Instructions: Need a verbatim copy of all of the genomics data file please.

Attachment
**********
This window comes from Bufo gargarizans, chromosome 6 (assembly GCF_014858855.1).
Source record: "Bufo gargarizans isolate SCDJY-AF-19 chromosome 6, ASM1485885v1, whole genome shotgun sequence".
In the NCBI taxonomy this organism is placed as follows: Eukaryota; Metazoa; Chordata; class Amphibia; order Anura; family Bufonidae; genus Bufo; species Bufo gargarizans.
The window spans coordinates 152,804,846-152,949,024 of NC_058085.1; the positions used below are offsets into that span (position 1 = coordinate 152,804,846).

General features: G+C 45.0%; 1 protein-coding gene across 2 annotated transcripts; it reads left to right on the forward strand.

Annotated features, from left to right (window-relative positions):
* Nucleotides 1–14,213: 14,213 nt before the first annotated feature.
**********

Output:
This window comes from Bufo gargarizans, chromosome 6 (assembly GCF_014858855.1).
Source record: "Bufo gargarizans isolate SCDJY-AF-19 chromosome 6, ASM1485885v1, whole genome shotgun sequence".
In the NCBI taxonomy this organism is placed as follows: Eukaryota; Metazoa; Chordata; class Amphibia; order Anura; family Bufonidae; genus Bufo; species Bufo gargarizans.
The window spans coordinates 152,804,846-152,949,024 of NC_058085.1; the positions used below are offsets into that span (position 1 = coordinate 152,804,846).

General features: G+C 45.0%; 1 protein-coding gene across 2 annotated transcripts; it reads left to right on the forward strand.

Annotated features, from left to right (window-relative positions):
* Nucleotides 1–14,213: 14,213 nt before the first annotated feature.